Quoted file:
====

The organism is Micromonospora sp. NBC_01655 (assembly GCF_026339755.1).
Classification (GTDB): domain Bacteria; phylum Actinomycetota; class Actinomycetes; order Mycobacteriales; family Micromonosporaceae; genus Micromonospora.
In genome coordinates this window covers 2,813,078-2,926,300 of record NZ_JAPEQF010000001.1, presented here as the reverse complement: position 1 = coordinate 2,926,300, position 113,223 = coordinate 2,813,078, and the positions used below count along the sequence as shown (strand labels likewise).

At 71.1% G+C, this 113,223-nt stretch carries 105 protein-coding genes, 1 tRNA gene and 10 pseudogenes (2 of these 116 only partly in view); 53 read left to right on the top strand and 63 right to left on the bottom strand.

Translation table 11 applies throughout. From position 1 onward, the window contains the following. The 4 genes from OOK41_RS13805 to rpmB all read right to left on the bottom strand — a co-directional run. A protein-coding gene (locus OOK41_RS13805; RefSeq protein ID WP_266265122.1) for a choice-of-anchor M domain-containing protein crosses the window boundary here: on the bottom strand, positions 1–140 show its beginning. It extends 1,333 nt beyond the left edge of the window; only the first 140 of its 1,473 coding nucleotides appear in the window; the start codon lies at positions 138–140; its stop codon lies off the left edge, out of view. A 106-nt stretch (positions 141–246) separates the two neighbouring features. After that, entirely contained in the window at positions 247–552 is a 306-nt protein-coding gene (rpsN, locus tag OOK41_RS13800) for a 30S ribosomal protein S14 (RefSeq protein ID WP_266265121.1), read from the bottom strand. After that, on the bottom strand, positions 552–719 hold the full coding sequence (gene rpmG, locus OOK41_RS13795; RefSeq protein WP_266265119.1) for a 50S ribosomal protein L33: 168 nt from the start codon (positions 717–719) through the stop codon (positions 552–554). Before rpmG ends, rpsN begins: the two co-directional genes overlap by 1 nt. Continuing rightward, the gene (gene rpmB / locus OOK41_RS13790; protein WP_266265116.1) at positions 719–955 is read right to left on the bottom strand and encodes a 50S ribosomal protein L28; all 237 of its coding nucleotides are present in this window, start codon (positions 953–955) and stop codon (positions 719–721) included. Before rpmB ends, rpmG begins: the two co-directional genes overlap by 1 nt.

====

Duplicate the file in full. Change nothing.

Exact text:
The organism is Micromonospora sp. NBC_01655 (assembly GCF_026339755.1).
Classification (GTDB): domain Bacteria; phylum Actinomycetota; class Actinomycetes; order Mycobacteriales; family Micromonosporaceae; genus Micromonospora.
In genome coordinates this window covers 2,813,078-2,926,300 of record NZ_JAPEQF010000001.1, presented here as the reverse complement: position 1 = coordinate 2,926,300, position 113,223 = coordinate 2,813,078, and the positions used below count along the sequence as shown (strand labels likewise).

At 71.1% G+C, this 113,223-nt stretch carries 105 protein-coding genes, 1 tRNA gene and 10 pseudogenes (2 of these 116 only partly in view); 53 read left to right on the top strand and 63 right to left on the bottom strand.

Translation table 11 applies throughout. From position 1 onward, the window contains the following. The 4 genes from OOK41_RS13805 to rpmB all read right to left on the bottom strand — a co-directional run. A protein-coding gene (locus OOK41_RS13805; RefSeq protein ID WP_266265122.1) for a choice-of-anchor M domain-containing protein crosses the window boundary here: on the bottom strand, positions 1–140 show its beginning. It extends 1,333 nt beyond the left edge of the window; only the first 140 of its 1,473 coding nucleotides appear in the window; the start codon lies at positions 138–140; its stop codon lies off the left edge, out of view. A 106-nt stretch (positions 141–246) separates the two neighbouring features. After that, entirely contained in the window at positions 247–552 is a 306-nt protein-coding gene (rpsN, locus tag OOK41_RS13800) for a 30S ribosomal protein S14 (RefSeq protein ID WP_266265121.1), read from the bottom strand. After that, on the bottom strand, positions 552–719 hold the full coding sequence (gene rpmG, locus OOK41_RS13795; RefSeq protein WP_266265119.1) for a 50S ribosomal protein L33: 168 nt from the start codon (positions 717–719) through the stop codon (positions 552–554). Before rpmG ends, rpsN begins: the two co-directional genes overlap by 1 nt. Continuing rightward, the gene (gene rpmB / locus OOK41_RS13790; protein WP_266265116.1) at positions 719–955 is read right to left on the bottom strand and encodes a 50S ribosomal protein L28; all 237 of its coding nucleotides are present in this window, start codon (positions 953–955) and stop codon (positions 719–721) included. Before rpmB ends, rpmG begins: the two co-directional genes overlap by 1 nt.